For years now I’ve been writing on the topic of CAD software running on mobile devices. As more and more of engineering and manufacturing tasks become distributed among various partners and suppliers in ever-expanding supply chains, having a way to access drawings and models on mobile devices (tablets, smartphones, etc.) has become more important.
Critics—for myriads of technical reasons—don’t believe that mobile CAD is anything but a pipe dream of vendors looking for additional ways to deliver software as well as the potential of a new revenue stream for their products. Though most of the apps are free, as the market grows and demand increases, there is always the possibility that users will eventually be willing to pay for mobility. There are also concerns regarding security as mobile devices can’t be regulated and managed by IT in the same manner as desktop computers.
The Current State of Portable CAD
Autodesk was the first vendor to jump into the not-yet-tested waters, offering AutoCAD WS (now called AutoCAD 360), a free drawing and drafting app that enables users to view, edit and share AutoCAD drawings on the go. Available for free on both on the Apple store and Google Store, AutoCAD 360 has been downloaded five million times, though how that equates to the number of actual users is not completely clear.
Ralph Grabowski, an industry analyst, follows the portable CAD market closely and has just released his State of Portable CAD in 2013 report, featured in his weekly upFront.ezine. One of the drawbacks he sees with portable CAD—and one quickly identified with early critics—is the reality that CAD is very hardware-intensive and the portable devices don’t yet have the computing horsepower to run it effectively.
With limited RAM capacity on mobile devices, it’s difficult to cram the operating system, CAD program, and all the drawing data into .5 GB of RAM. On the graphics side is another lingering issue, as users can’t simply swap in a faster, CAD-friendly graphics board. For developers, another issue revolves around the question of how to write apps for iOS with Apple’s secrecy (most hardware specs are unknown), while writing for Android is also tricky because of device targeting.
Have no fear; the hardware problems will resolve themselves, as developers are already upping available RAM and GPU specs are on the upswing. Quad-core CPUs running at 1.5 GHz or faster are now common, while units with a whopping 8 cores of processing power and/or with speeds of over 2.5 GHz are beginning to ship.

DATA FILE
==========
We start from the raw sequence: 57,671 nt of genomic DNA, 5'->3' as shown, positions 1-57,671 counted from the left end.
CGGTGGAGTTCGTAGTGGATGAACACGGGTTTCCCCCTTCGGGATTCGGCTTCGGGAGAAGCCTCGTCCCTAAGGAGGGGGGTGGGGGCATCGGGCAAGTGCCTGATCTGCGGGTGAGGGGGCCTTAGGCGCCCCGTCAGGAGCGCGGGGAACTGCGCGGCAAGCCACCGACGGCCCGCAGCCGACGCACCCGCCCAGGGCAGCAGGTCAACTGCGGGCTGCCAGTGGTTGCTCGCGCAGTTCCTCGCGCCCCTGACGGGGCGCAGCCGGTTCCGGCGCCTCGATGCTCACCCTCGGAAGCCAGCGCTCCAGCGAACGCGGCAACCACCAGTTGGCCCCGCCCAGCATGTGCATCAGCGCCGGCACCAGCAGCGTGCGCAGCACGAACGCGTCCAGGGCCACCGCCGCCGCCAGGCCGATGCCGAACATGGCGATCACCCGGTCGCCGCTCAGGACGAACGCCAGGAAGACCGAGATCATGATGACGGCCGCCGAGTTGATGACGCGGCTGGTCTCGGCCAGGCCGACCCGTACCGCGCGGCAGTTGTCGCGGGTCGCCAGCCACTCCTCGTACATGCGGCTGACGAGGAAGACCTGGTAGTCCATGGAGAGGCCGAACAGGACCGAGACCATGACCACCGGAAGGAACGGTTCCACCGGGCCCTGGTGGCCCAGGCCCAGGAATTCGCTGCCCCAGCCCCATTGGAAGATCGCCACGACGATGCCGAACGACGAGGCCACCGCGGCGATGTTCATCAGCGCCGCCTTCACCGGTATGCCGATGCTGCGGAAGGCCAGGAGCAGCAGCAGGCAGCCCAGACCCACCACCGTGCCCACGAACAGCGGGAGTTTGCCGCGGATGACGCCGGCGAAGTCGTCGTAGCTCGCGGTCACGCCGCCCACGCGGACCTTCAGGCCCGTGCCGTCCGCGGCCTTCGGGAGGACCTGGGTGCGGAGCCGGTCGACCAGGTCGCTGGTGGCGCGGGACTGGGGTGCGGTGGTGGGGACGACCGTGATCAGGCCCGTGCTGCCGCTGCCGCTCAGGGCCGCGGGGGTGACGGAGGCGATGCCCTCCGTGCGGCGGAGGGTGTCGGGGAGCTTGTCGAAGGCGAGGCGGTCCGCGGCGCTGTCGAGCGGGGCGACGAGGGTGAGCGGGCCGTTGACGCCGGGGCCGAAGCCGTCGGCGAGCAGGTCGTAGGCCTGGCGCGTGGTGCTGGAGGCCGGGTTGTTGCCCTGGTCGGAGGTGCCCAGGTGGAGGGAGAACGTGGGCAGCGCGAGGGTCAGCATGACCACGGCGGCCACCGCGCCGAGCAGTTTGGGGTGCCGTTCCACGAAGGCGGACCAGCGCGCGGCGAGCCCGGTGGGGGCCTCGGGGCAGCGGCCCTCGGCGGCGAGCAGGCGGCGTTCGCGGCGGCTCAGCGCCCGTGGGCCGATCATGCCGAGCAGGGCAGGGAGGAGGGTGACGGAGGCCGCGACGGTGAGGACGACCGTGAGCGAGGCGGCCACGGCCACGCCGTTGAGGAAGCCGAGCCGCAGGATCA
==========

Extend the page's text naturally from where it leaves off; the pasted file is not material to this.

How do vendors make money selling CAD apps?
Technical issues aside, there is also the lingering question of exactly how vendors would make money selling portable apps as nearly all of them are free, especially after Apple takes its 30% cut. So this begs the question: how do CAD vendors pay for the cost of developing apps when most of them aren’t charging for them?
There are exceptions. Autodesk is charging for its AutoCAD Pro and Pro Plus apps ($49 and $99/year respectively). IMSI/Design, developer of TurboViewer, is also charging for its higher-end TurboViewer X, TurboViewer Pro, and TurboReview ($6.99, $29.99 and $49.99, respectively) though special pricing of those packages is available.
An alternative pricing model ties the mobile apps to desktop software, making the free mobile app useless unless the user is paying for the desktop version. Vendors trying out this pricing structure include Geometric, with its Glovius software, Simens PLM Software with its Solid Edge Mobile, Nemetschek Vectorworks with its Nomad software, and Vizerra with its Revizto Viewer.
The bottom line
Though some of the pricing quoted here may have changed, it’s a good landscape to view the general market for mobile CAD applications. While most vendors understand that there is a need for portable CAD, finding out how to actually make money at it in the short run might prove problematic.
We’ll certainly keep an eye on this emerging new market and hope to see progress—both on the technical side and the business side—so designers and engineers will have the CAD apps they need to become increasingly productive when they are out of the office or on the road.